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Germany Tired of Holes in Swiss Policy

October 22, 2008 · 5 comments

Switzerland likes to think of itself as a neutral tax haven. Germany, however, thinks that its much more menacing than that, with Peer Steinbrück, the German finance minister, out and out accusing the Swiss of trolling for tax evaders, saying:

Switzerland offers conditions that invite the German taxpayer to evade taxes.

Steinbrück went so far as saying that Switzerland should be added to an international international blacklist of tax havens as reported by the the Organisation for Economic Co-operation and Development (OECD). The list includes Andorra, Monaco and yes, Liechtenstein, which has been under investigation for its own questionable practices.

Germany is not alone in a growing frustration with Switzerland. Eric Woerth, the French budget minister, has suggested that there may be economic retaliation for those countries which refuse to exchange tax information, including Switzerland. But maybe they don’t care: Switzerland, Austria, and Luxembourg refused to attend a recent conference to discuss tax transparency, as did the United States. Those countries that were in attendance, however, have demanded a revised list of “noncooperative” countries by summer 2009. That list could grow to include Panama, Gibraltar, Bahrain and perhaps even Singapore and Hong Kong.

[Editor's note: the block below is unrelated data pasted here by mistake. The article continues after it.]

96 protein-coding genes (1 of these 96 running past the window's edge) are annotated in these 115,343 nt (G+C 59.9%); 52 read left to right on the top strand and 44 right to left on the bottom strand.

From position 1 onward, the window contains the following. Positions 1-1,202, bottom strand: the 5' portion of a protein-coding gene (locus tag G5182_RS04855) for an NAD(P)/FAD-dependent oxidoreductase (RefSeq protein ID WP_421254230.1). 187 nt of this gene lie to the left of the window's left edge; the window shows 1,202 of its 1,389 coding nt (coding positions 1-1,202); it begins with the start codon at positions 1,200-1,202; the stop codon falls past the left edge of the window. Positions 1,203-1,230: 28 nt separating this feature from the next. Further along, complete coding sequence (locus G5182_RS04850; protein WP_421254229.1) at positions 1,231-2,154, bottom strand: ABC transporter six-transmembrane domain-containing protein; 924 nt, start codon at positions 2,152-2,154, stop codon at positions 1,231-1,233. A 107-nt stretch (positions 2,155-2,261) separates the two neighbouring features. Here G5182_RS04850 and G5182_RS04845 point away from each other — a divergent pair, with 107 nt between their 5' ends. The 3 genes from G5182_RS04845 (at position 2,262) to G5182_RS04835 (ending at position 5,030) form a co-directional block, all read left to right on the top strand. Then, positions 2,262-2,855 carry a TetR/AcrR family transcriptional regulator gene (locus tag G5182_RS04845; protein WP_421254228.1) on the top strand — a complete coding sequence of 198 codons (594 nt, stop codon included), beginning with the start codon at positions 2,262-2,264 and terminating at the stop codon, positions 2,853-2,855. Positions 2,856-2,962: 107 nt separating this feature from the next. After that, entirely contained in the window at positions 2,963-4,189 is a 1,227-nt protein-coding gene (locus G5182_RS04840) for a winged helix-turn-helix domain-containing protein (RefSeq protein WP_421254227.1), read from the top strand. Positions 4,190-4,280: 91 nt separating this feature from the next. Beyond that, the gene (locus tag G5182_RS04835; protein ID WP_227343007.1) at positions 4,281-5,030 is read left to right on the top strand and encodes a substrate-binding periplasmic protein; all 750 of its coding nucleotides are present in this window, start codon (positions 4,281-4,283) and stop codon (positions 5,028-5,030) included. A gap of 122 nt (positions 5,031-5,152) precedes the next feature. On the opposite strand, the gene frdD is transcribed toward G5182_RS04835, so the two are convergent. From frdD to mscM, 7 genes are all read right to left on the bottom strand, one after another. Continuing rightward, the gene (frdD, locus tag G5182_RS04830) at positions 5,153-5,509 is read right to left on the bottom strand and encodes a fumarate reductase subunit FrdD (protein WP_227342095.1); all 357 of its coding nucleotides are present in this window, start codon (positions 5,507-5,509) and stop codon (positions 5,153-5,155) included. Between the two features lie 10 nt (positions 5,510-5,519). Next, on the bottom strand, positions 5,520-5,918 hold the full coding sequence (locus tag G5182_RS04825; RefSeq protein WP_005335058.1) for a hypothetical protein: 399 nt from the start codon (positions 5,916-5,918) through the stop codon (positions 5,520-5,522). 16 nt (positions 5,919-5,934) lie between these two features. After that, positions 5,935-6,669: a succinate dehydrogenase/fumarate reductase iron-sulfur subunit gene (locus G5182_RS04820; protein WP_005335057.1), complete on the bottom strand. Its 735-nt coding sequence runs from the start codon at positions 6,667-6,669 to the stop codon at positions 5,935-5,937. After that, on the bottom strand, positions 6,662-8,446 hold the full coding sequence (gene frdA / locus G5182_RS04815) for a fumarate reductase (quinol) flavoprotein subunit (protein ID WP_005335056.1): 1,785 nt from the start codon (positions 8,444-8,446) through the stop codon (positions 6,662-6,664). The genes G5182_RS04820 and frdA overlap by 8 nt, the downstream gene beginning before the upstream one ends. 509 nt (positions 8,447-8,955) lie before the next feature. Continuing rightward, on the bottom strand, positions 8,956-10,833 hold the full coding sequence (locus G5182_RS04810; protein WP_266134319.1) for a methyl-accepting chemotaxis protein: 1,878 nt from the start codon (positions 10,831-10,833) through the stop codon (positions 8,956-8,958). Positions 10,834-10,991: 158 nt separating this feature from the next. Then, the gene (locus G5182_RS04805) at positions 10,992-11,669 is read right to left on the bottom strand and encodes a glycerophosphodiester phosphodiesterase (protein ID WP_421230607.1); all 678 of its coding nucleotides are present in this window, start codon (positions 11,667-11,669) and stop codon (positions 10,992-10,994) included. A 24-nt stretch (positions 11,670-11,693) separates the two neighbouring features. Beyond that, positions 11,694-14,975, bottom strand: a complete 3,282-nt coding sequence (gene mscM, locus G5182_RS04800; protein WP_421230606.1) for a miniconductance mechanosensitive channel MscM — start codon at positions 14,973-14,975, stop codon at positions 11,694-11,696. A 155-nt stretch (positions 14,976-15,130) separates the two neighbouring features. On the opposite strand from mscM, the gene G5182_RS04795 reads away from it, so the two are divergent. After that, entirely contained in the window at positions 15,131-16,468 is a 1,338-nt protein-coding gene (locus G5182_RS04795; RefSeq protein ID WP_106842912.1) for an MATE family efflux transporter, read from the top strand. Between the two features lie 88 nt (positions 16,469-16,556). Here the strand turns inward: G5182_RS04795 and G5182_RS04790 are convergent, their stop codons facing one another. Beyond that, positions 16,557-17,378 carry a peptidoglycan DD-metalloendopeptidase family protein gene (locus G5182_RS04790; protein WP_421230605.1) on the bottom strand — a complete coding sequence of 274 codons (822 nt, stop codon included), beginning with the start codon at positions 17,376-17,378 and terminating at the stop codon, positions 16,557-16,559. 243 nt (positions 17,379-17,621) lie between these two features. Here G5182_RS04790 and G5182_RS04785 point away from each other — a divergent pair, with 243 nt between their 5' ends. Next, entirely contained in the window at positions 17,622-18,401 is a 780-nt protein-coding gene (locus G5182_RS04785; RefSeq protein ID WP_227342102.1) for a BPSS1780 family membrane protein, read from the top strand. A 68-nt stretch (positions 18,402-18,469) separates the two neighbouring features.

Notwithstanding calls for a united front against these countries, Germany is refusing to wait for consensus and is taking measures into its own hands. The German government is moving to immediately boost supervision of German banks and insurance groups with offshore subsidiaries. Additionally, the German tax code is being amended to disallow exemptions on dividends for those countries who refuse to observe a sufficient amount of tax transparency as demanded by the OECD.

It will be interesting to see the fall out from this public break, especially as the global markets as taking a hit. While clearly Switzerland is not dependent upon money from one country, if similar measures are adopted in the 17 countries that attended the conference, the economic pressure could be enough for Switzerland to yodel a little differently. It did, after all, work for Liechtenstein.

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